Jo McCarroll is abuzz about bees… and calling on you to be part of our campaign to help them out
We love bees here at NZ Gardener and I’m going to assume that if you are reading this magazine you love them too. I mean, who doesn’t love bees? They pollinate many of the crops we eat and the flowers we grow. They work hard – so hard that a couple of years ago the Ministry of Primary Industries estimated bees and other pollinators helped deliver $5 billion a year to the New Zealand bottom line. Yet they never ask for a salary. Which is surprising because bees are clearly very good at maths. (A honeycomb is considered one of the most mathematically efficient architectural designs in existence.)
Bees are not the only pollinators out there of course. Native bees, bumblebees, wasps, ants, flies, butterflies, birds, mammals, even the wind: they all play an important role in the bigger pollination picture. Here at NZ Gardener we find a lot to love about most of them too.
(I especially love bumblebees. Bumblebees are so smart that a study this year in the UK found they could learn to manoeuvre a ball to get to sugar water just by watching someone else complete the task. In another study bumbles worked out how to pull on a string to access food; the only invertebrate that has been able to do so. Admittedly only two of 110 bumblebees in the test figured it out by themselves, but those two then showed the other 108, and went on to teach the bees back in the hive.)
As I assume you know already, bees and pollinators are facing some challenges right now. Bee populations in much of the world have sharply declined partly due to the mysterious phenomenon colony collapse disorder, which might be caused by mites, a virus or fungus, pesticides or industrialised agriculture. Possibly it’s a combination of all these.
The situation in New Zealand is different – the boom manuka honey industry means we have more managed hives than ever – and while varroa is here we don’t seem to be experiencing colony collapse. But that doesn’t mean we shouldn’t try to help bees. The worst case scenario is the problems seen overseas will start to occur, in which case bees need all the help they can get. The best case scenario? Nothing changes here but we help bees out a bit anyway. Which is fine because like I said, we love bees.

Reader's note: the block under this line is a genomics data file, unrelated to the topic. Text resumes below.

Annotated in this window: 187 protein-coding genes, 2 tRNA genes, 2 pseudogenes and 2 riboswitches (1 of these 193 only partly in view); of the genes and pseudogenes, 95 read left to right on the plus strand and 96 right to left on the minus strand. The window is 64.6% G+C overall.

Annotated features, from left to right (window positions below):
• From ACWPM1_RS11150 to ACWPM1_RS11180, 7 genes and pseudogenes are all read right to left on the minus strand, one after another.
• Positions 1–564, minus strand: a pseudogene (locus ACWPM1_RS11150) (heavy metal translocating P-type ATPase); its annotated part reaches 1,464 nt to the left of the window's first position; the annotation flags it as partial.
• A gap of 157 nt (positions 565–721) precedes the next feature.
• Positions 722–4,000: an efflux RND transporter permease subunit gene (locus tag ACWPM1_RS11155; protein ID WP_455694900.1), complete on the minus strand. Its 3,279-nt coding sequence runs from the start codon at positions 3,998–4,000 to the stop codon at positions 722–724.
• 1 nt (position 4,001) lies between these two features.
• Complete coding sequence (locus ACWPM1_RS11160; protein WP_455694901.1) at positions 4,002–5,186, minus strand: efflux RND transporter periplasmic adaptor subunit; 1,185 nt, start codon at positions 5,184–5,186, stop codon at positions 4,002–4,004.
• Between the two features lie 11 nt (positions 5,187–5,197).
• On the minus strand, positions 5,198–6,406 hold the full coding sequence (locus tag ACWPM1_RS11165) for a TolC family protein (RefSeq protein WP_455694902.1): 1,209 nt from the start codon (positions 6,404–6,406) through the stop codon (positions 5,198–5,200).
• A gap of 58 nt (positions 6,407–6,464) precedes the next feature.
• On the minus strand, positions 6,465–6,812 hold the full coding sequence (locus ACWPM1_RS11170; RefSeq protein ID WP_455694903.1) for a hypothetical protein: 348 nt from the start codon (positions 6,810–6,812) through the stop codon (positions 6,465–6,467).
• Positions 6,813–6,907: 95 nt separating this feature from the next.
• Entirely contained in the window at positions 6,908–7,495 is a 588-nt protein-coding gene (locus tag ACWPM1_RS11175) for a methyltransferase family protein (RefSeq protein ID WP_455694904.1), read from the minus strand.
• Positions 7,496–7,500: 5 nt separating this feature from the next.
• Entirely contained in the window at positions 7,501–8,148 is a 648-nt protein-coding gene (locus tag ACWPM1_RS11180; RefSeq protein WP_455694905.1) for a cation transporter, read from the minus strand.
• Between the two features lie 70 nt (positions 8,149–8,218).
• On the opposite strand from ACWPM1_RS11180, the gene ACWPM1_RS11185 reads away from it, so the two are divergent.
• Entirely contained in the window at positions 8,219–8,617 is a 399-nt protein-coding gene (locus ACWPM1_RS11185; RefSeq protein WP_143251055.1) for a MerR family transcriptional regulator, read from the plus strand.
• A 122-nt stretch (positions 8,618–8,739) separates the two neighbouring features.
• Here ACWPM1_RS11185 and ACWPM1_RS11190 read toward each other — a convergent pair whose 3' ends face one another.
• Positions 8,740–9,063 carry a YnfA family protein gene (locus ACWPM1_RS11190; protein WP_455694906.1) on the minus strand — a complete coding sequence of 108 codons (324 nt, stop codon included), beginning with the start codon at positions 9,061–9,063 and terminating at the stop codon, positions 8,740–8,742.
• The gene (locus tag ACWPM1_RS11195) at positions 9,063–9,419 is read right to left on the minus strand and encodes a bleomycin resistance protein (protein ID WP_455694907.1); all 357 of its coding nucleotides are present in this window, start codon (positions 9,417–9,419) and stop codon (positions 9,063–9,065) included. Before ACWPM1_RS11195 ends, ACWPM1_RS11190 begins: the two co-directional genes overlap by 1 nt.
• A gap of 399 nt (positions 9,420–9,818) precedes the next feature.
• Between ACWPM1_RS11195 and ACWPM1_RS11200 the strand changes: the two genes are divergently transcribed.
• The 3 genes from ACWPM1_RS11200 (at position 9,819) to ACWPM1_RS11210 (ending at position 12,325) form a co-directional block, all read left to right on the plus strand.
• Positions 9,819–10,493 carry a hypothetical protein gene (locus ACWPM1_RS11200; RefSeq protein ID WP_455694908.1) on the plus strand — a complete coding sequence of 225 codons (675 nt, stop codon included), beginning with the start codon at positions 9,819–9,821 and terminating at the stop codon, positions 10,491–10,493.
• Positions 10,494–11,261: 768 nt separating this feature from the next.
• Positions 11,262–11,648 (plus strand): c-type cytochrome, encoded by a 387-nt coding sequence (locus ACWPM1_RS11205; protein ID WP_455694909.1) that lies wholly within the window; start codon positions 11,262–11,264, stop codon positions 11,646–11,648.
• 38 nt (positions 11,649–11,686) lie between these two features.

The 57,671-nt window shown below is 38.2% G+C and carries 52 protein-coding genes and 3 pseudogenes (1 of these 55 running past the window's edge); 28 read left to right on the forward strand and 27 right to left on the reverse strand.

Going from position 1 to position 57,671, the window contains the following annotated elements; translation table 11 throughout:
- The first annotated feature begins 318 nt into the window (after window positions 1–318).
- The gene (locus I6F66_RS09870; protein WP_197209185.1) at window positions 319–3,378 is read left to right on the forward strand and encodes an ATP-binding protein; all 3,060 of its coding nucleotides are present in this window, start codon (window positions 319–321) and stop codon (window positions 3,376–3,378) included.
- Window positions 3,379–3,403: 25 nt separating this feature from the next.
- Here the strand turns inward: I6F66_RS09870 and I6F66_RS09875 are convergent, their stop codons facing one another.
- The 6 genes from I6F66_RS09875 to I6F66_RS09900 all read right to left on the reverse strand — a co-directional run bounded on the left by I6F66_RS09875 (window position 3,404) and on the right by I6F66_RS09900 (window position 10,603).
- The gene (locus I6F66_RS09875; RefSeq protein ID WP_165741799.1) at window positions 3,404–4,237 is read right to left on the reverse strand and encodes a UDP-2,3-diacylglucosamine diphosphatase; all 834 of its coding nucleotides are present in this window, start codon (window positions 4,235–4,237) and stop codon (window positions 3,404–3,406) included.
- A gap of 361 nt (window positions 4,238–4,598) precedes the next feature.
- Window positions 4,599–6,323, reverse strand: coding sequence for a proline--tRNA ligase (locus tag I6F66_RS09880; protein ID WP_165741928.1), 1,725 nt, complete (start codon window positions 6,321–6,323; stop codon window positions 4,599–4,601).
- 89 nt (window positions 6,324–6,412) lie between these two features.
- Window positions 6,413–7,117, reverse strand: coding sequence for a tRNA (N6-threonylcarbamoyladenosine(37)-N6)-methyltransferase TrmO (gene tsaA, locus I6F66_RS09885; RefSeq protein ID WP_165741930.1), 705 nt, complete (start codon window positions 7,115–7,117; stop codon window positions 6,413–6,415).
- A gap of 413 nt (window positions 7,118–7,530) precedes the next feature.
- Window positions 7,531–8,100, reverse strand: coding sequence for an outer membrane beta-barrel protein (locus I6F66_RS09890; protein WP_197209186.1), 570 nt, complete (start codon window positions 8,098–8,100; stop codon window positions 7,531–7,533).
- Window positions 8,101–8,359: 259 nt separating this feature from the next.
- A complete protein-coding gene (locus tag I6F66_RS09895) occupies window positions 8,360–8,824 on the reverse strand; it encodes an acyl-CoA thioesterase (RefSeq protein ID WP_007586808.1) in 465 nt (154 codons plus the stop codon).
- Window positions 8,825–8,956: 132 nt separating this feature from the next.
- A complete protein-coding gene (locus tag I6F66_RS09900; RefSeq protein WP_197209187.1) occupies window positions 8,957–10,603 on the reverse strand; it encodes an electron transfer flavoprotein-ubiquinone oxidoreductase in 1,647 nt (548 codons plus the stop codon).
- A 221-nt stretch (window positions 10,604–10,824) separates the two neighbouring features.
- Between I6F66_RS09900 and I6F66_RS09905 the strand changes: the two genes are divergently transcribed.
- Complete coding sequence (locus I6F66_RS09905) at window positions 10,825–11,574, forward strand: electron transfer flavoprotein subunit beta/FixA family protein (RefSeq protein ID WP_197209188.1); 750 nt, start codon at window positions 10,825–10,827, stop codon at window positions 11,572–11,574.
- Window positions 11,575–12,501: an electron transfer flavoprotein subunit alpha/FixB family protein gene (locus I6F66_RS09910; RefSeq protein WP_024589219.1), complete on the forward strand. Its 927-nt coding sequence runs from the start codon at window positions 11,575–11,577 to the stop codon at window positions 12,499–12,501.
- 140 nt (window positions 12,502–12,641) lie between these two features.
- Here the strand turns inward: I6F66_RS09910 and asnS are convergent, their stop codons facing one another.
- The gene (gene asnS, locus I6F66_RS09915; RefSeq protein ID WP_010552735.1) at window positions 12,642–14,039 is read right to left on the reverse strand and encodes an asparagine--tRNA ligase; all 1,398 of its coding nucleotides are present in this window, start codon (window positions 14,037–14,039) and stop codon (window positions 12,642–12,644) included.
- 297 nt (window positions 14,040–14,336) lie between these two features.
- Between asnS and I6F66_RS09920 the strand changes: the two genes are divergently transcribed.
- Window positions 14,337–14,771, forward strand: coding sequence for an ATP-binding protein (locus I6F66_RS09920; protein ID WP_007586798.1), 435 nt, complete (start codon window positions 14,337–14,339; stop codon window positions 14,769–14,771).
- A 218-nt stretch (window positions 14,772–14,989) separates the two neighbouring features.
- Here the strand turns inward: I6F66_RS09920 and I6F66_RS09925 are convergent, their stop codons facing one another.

So what can you do? Well one challenge facing bees is a decline in their foraging habitat so this issue comes with a free pack of nectar- and pollen-rich wildflower seeds to sow in your own garden. We’re also running the Great Kiwi Bee Count, a citizen science project like a digital census for bees. It takes two minutes and you’ll learn about different pollinators. Go to www.stuff.co.nz/greatkiwibeecount to take part.
NZ Gardener is driving a spot of activism too. I have launched an online petition calling on garden retailers to remove sprays containing neonicotinoids from their shelves. Neonicotinoids are chemicals that have been linked to bee decline and their use is banned or restricted in several countries. Some retailers here – The Warehouse and Placemakers – have already stopped selling products containing these chemicals. I’d like to see other retailers do that too and I think if enough gardeners agree, those other retailers might listen. If you feel the same, sign the petition at www.toko.org.nz/p/savethebees.
I am not suggesting this would solve all the problems bees face, it is just one small thing. And I am aware that the science around neonicotinoids is complex and at times controversial. But I think there is no downside and a real upside to reducing our use of these chemicals. Plus it is something we can do now. And I for one don’t want to end up wishing we had done something sooner.